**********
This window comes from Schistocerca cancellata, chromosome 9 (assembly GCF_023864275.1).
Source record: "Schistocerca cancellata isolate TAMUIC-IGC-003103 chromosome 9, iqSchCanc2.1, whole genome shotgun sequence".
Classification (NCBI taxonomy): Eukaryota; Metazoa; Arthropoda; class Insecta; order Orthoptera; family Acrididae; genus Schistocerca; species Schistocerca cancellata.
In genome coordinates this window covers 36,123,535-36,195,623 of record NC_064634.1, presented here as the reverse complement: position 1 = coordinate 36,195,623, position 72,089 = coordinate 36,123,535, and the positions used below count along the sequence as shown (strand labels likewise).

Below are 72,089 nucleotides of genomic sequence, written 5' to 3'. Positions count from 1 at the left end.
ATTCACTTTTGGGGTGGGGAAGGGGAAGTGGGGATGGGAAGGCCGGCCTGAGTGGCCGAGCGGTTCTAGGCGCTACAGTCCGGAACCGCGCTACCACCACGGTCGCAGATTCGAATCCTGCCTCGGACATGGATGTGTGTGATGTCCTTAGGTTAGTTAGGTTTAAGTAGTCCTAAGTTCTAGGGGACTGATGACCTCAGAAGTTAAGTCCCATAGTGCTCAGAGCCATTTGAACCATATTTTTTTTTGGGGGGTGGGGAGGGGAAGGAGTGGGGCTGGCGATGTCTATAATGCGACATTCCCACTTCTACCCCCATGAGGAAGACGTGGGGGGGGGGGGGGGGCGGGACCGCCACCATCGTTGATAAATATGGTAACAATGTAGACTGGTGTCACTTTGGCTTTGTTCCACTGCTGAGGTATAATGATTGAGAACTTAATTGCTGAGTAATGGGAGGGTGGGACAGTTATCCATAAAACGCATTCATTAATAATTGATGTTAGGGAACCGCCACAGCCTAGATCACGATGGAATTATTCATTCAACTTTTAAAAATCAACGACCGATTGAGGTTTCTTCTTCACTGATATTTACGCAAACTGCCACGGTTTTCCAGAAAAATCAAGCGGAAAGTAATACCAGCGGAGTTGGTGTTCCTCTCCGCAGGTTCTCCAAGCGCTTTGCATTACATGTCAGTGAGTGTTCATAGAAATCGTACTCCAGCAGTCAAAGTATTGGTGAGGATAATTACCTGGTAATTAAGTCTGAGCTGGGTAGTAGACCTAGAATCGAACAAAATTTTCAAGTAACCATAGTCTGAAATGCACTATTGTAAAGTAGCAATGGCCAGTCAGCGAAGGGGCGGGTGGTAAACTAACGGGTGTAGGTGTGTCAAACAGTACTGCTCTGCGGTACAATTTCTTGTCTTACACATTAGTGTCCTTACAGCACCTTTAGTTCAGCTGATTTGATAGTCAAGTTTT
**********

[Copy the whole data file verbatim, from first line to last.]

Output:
This window comes from Schistocerca cancellata, chromosome 9 (assembly GCF_023864275.1).
Source record: "Schistocerca cancellata isolate TAMUIC-IGC-003103 chromosome 9, iqSchCanc2.1, whole genome shotgun sequence".
Classification (NCBI taxonomy): Eukaryota; Metazoa; Arthropoda; class Insecta; order Orthoptera; family Acrididae; genus Schistocerca; species Schistocerca cancellata.
In genome coordinates this window covers 36,123,535-36,195,623 of record NC_064634.1, presented here as the reverse complement: position 1 = coordinate 36,195,623, position 72,089 = coordinate 36,123,535, and the positions used below count along the sequence as shown (strand labels likewise).

Below are 72,089 nucleotides of genomic sequence, written 5' to 3'. Positions count from 1 at the left end.
ATTCACTTTTGGGGTGGGGAAGGGGAAGTGGGGATGGGAAGGCCGGCCTGAGTGGCCGAGCGGTTCTAGGCGCTACAGTCCGGAACCGCGCTACCACCACGGTCGCAGATTCGAATCCTGCCTCGGACATGGATGTGTGTGATGTCCTTAGGTTAGTTAGGTTTAAGTAGTCCTAAGTTCTAGGGGACTGATGACCTCAGAAGTTAAGTCCCATAGTGCTCAGAGCCATTTGAACCATATTTTTTTTTGGGGGGTGGGGAGGGGAAGGAGTGGGGCTGGCGATGTCTATAATGCGACATTCCCACTTCTACCCCCATGAGGAAGACGTGGGGGGGGGGGGGGGGCGGGACCGCCACCATCGTTGATAAATATGGTAACAATGTAGACTGGTGTCACTTTGGCTTTGTTCCACTGCTGAGGTATAATGATTGAGAACTTAATTGCTGAGTAATGGGAGGGTGGGACAGTTATCCATAAAACGCATTCATTAATAATTGATGTTAGGGAACCGCCACAGCCTAGATCACGATGGAATTATTCATTCAACTTTTAAAAATCAACGACCGATTGAGGTTTCTTCTTCACTGATATTTACGCAAACTGCCACGGTTTTCCAGAAAAATCAAGCGGAAAGTAATACCAGCGGAGTTGGTGTTCCTCTCCGCAGGTTCTCCAAGCGCTTTGCATTACATGTCAGTGAGTGTTCATAGAAATCGTACTCCAGCAGTCAAAGTATTGGTGAGGATAATTACCTGGTAATTAAGTCTGAGCTGGGTAGTAGACCTAGAATCGAACAAAATTTTCAAGTAACCATAGTCTGAAATGCACTATTGTAAAGTAGCAATGGCCAGTCAGCGAAGGGGCGGGTGGTAAACTAACGGGTGTAGGTGTGTCAAACAGTACTGCTCTGCGGTACAATTTCTTGTCTTACACATTAGTGTCCTTACAGCACCTTTAGTTCAGCTGATTTGATAGTCAAGTTTT